But let's be clear here, international aid has helped, Africa is growing, but it might not be the perfect solution. Of course, we would all want to see Africa self-supporting, but removing all non-emergency aid will not make that happen. Making the aid more effective will help, as well as more free market solutions, which Moyo also proposes.
From this IRIN article that touches on Moyo's book, it examines how Norway has critiqued their own aid and altered it to do more good.
"Norwegian aid constitutes 3 percent of the total aid to Zambia, which was equal to 0.8 percent of Zambia's GDP in 2005. Our report showed that aid is more successful when it is channelled towards technical support. So the dialogue between NORAD and Zambia has become less political and more technical," NORAD's Ase Seim, coordinator of the report, told IRIN. A follow-up report is due to be released in 2009.
An example of a technical programme was computerizing Zambia's Office of the Auditor General, which received $1.6 million between 1997 and 2008, with support for restructuring and staff training, which means there are now regular audits of government activities - making a direct improvement in governance.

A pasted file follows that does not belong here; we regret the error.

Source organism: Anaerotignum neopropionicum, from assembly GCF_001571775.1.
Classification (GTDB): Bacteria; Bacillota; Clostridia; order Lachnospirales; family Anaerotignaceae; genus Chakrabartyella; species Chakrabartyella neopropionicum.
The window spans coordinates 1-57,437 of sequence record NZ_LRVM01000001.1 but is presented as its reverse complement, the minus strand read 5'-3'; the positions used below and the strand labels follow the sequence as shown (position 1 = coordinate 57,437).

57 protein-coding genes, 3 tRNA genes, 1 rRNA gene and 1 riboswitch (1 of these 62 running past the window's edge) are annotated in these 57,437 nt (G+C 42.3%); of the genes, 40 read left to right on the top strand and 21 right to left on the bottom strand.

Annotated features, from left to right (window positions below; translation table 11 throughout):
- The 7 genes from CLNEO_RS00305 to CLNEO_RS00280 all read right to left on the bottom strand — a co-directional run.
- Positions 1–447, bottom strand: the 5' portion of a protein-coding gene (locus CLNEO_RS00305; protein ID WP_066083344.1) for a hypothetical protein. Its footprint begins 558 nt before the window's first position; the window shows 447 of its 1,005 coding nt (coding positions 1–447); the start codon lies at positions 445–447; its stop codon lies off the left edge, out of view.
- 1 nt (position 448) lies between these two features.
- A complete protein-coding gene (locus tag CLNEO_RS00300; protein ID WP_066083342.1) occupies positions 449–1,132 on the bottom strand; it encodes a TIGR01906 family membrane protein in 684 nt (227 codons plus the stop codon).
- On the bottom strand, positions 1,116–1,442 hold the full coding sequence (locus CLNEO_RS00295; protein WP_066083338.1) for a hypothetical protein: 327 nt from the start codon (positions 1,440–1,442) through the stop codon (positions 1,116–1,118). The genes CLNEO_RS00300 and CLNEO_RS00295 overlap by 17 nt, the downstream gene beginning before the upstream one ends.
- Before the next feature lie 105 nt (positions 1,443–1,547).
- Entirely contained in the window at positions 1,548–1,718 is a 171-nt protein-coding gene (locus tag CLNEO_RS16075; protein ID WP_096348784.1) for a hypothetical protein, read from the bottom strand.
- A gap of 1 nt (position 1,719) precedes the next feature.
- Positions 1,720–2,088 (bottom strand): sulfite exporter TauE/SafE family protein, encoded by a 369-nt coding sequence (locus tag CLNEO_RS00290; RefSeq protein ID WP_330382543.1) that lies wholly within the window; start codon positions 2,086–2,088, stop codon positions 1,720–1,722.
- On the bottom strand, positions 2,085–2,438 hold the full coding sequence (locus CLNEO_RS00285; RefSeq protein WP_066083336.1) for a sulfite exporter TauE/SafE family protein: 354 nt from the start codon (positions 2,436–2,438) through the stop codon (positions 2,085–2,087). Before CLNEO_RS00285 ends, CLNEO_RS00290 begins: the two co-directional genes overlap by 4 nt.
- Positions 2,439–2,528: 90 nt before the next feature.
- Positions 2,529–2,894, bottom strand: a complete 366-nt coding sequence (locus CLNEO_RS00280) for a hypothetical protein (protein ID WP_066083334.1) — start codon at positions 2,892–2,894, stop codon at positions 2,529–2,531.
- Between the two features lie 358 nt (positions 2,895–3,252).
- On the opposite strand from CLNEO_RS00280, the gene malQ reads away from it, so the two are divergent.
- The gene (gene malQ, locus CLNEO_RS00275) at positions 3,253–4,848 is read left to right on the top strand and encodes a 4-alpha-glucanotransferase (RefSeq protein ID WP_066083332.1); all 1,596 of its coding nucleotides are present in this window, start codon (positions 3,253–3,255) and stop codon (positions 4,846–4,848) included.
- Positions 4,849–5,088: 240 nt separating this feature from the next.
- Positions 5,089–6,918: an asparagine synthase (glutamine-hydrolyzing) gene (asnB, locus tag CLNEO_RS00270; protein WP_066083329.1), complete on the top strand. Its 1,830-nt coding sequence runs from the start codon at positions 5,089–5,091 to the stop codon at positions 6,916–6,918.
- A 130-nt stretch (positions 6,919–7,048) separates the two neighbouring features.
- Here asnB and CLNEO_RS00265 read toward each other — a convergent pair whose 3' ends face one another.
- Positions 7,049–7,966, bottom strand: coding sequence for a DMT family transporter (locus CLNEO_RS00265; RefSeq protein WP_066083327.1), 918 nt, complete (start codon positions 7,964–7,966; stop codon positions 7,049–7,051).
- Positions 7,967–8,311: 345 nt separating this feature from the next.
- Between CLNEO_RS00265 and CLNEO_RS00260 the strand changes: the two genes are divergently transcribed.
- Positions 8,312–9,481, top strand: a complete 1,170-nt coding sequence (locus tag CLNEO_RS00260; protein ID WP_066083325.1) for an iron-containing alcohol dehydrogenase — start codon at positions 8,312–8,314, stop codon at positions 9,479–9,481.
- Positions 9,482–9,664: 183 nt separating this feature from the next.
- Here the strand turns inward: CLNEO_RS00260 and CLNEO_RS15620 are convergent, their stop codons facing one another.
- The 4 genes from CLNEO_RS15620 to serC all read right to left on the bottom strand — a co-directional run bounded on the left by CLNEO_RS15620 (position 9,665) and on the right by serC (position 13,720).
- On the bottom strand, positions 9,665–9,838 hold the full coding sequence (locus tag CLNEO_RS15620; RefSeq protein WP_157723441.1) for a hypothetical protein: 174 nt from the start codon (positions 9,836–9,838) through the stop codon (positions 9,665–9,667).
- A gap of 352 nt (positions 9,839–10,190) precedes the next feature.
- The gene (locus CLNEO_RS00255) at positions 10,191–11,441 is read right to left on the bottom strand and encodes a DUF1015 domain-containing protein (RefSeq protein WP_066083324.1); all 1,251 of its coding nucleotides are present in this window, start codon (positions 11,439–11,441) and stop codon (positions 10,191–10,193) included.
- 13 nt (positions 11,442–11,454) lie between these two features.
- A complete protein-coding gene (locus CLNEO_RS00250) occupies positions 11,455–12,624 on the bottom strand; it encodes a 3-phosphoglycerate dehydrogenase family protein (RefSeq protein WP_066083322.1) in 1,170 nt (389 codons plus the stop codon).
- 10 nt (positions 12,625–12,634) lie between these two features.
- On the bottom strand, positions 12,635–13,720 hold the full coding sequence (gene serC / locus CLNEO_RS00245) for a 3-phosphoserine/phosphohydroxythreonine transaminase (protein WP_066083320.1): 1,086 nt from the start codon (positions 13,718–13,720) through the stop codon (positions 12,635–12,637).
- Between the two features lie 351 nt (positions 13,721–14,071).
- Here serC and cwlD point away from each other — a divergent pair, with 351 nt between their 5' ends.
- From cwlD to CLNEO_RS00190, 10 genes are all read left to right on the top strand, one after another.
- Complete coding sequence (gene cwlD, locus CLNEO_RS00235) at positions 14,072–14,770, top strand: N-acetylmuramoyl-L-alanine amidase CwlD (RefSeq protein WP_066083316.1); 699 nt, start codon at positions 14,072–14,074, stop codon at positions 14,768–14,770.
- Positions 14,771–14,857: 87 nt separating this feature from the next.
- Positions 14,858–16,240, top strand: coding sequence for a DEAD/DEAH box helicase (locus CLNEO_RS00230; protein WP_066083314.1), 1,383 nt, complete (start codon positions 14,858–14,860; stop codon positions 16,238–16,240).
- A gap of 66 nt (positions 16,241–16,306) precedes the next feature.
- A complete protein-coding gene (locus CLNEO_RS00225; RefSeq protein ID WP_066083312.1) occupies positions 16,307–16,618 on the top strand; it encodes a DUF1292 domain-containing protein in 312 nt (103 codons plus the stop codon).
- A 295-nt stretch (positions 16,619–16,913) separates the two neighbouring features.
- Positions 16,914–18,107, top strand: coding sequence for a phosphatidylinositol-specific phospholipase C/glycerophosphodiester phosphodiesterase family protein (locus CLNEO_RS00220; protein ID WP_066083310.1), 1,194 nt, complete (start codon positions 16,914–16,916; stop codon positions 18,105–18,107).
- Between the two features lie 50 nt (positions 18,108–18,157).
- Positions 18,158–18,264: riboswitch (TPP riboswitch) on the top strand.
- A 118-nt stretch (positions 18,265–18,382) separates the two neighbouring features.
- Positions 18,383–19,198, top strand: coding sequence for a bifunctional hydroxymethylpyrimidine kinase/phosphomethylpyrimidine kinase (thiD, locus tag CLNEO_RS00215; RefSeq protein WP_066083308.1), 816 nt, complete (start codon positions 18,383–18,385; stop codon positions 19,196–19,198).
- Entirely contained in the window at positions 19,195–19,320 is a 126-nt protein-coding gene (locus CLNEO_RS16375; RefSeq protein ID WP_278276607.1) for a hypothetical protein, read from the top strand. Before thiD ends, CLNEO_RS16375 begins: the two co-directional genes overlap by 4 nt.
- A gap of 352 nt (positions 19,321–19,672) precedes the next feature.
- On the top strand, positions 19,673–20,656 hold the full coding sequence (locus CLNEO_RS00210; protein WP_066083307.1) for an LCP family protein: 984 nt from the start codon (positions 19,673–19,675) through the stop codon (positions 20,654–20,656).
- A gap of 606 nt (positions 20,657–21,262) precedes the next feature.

The financial downturn has hit Zambia hard in recent months, with copper prices - the mainstay of the economy - dropping dramatically on the back of falling global demand. Shrinking government revenues mean less state spending.
"Right now we are doing the annual audit. However, our budget has been cut by 17 percent by the government because they have less money than last year. So, yes, we have improved our audit methodology through the creation of manuals and computerization in the past few years; in the long term we still have areas that are not fully sustainable without consistent funds," Louis Mwanga, deputy director of Planning at the Office of the Auditor General, told IRIN.
Prescription to African governments
While Dead Aid criticises bilateral and multilateral aid, it also offers some alternatives to prevailing policy, such as the increased use of global capital markets by African policy-makers to raise investment funds: Moyo does not believe that the current financial environment should be a deterrent.
"In the current climate, my prescription to African governments is to focus on ensuring that when the market bounces back, which it will, then they need to be ready to go into the international marketplace to raise bonds. My view is that there is a lot of preparatory work that needs to be done to get bond ratings and to familiarize their countries with international investors."